DEV Community πŸ‘©β€πŸ’»πŸ‘¨β€πŸ’»

DEV Community πŸ‘©β€πŸ’»πŸ‘¨β€πŸ’» is a community of 963,274 amazing developers

We're a place where coders share, stay up-to-date and grow their careers.

Create account Log in
Prashanth Krishnamurthy
Prashanth Krishnamurthy

Posted on • Originally published at techformist.com on

Spin up your own local GraphQL server within 15 min

Create your own GraphQL APIs in 15 min flat using a Postgres database and a bit of help from PostGraphile. No GraphQL server configuration needed.

No frontend beginner developer ever said - "I want to play around with servers to understand their internals byheart before I venture forth with my beautiful Vue application".

If you are building on REST APIs, you have public services like JSONPlaceholder. These services provide quick access to much-loved sample APIs for to-do, posts, users etc.

There are not a lot of choices if you are building on GraphQL. There have been efforts towards providing such an API in the past but none last long. The solution - create them locally.

Local GraphQL can be cumbersome.

When you start, one may be left wondering on Express + GraphQL + a bit of configuration + write more than few lines of code to get started to serve any new API. There are tools like json-graphql-server that claim to speed up this process. However, they are not kept up to date and seemingly are not meant for Windows(?).

So, I did the next logical thing that was easy and quick. Create an environment of your own using PostgreSQL and PostGraphile.

Initial Setup

  1. Download and install PostgreSQL.
    Alternatively use Laragon with Postgres - it is a really good control centre for local development.

  2. Open pgAdmin - the DB admin application for Postgres. Use an existing database or create a new one. Right-click on Schema > Tables and click on 'New Table'. I will assume that you will use a database called 'test'. Create a table called 'todo'.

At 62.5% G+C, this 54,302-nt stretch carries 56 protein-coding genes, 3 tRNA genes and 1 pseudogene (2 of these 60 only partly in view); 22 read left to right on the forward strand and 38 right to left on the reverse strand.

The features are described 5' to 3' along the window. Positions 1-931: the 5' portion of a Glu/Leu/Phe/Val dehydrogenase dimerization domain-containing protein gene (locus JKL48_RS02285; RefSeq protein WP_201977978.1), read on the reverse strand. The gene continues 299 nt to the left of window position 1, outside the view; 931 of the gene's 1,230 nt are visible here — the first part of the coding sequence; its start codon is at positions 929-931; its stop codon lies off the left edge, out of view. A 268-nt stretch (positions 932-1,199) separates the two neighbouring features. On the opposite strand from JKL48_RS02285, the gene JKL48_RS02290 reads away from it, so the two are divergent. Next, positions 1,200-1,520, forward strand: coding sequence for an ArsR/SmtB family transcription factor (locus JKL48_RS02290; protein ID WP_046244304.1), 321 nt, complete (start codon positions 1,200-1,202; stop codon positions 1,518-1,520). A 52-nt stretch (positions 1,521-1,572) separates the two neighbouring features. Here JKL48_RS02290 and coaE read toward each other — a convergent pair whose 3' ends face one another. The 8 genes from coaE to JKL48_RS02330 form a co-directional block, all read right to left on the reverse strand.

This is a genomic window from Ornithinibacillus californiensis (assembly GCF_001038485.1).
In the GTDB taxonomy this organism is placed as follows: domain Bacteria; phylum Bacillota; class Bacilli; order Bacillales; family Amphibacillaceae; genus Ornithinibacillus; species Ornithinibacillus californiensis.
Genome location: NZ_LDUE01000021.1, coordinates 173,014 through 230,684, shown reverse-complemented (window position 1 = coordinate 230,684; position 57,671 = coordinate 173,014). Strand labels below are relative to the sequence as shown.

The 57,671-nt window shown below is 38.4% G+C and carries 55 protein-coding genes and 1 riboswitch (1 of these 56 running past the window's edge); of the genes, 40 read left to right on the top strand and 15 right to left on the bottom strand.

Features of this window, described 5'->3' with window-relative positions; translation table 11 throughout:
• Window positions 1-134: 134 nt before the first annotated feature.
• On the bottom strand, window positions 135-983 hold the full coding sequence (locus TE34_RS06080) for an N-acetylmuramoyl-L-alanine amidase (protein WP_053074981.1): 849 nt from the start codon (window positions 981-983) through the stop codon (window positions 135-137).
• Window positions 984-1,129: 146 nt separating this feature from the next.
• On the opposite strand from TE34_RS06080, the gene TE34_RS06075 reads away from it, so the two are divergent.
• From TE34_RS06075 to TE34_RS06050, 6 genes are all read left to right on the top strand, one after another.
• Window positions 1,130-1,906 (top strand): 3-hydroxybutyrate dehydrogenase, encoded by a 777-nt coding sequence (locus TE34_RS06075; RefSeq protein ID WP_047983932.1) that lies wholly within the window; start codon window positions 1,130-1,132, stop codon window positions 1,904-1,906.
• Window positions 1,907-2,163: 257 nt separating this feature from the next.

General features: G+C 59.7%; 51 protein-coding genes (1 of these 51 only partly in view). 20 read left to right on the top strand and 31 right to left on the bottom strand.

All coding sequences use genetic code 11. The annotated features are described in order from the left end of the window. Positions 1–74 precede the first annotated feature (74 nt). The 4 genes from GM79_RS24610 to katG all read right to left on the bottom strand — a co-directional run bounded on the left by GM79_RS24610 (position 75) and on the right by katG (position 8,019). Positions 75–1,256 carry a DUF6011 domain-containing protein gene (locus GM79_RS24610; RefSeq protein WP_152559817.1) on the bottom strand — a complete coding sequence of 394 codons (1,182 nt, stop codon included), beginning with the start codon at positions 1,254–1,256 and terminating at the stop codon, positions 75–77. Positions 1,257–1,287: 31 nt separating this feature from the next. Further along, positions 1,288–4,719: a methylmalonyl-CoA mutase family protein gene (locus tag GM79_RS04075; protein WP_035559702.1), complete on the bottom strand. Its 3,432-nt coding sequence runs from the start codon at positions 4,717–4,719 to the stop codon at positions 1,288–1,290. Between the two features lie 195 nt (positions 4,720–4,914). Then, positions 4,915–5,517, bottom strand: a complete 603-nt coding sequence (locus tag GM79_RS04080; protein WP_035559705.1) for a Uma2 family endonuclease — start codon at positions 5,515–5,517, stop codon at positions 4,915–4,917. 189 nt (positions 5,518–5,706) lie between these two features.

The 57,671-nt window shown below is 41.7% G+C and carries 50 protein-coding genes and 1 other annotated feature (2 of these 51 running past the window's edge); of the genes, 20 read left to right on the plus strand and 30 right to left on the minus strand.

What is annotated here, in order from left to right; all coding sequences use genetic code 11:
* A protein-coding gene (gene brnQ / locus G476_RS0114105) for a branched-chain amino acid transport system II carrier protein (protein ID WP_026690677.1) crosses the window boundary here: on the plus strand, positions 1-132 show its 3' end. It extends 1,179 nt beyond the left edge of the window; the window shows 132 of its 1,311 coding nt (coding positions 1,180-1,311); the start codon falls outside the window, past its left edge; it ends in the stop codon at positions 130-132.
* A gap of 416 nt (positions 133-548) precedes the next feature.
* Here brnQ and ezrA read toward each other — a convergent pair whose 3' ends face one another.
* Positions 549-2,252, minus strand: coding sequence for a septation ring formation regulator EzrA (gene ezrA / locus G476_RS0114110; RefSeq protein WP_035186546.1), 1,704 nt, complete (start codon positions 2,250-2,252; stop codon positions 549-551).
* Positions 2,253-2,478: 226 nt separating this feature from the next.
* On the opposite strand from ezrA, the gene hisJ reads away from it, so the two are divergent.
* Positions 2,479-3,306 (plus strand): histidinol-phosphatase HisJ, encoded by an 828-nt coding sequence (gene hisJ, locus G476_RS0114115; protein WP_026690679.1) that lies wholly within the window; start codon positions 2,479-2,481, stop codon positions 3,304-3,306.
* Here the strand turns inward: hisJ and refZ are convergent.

postgres-create-table

  3. Create a few columns
    pgadmin-create-table-columns

  4. Start your very own GraphQL server. The server uses port 5000 by default, but we will change it to 5050 for the heck of it (also because 5000 is used by a few other front-end apps)

   npx postgraphile -c test --watch -p 5050
Enter fullscreen mode Exit fullscreen mode

postgraphile-server-start

Start playing around

Go to [http://localhost:5050/graphiql]. Copy/paste the GraphQL statements to perform different operations.

Query data

Query for data. Of course, you will not find anything at this time.

{
  allTodos {
    nodes {
      id
      title
      done
    }
  }
}
Enter fullscreen mode Exit fullscreen mode

The output will be -

{
  "data": {
    "allTodos": {
      "nodes": []
    }
  }
}
Enter fullscreen mode Exit fullscreen mode

graphiql-graphql-server-simple

Insert data

Insert 'to-do' data in your database.

mutation {
  createTodo(input: { todo: { title: "Create GraphQL server", done: true } }) {
    todo {
      id
      title
      done
    }
  }
}
Enter fullscreen mode Exit fullscreen mode

This statement will create a single to-do, query back id, title, & done fields, and display them at the right-hand side of the screen.

graphiql-graphql-mutation

Output -

{
  "data": {
    "createTodo": {
      "todo": {
        "id": 10,
        "title": "Create GraphQL server",
        "done": true
      }
    }
  }
}

Enter fullscreen mode Exit fullscreen mode

You can repeat the query operation and find that it can display data too!

Configure additional APIs

By now you have a full-fledged server that is serving to-dos. You can add filters, do magic on inserts/updates using functions, and eventually find that the world is the limit.

But, what about additional APIs? Similar to to-dos, you can start creating entities and find them available to your GraphQL without any additional effort. That is the magic of PostGraphile.

Why use this setup for local GraphQL environment?

  • Quicker setup. Type in a few commands + configure DB table - and you are done
  • Minimal effort to setup new APIs - you are not limited to standard APIs but can go all wild
  • You can take this to your production environment too. I have used Postgraphile for projects and it rocks!
  • PostGraphile uses your friendly, neighbourhood Javascript. So we are right at home

You say?

What do you say about this folks? Super..? Stupid? Somewhere in between?
Or, simply "what am I doing on this planet when people like this exist"..?

Originally published at https://techformist.com/spin-up-your-own-local-graphql-server-within-15-min/

Top comments (0)

🌚 Browsing with dark mode makes you a better developer by a factor of exactly 40.

It's a scientific fact.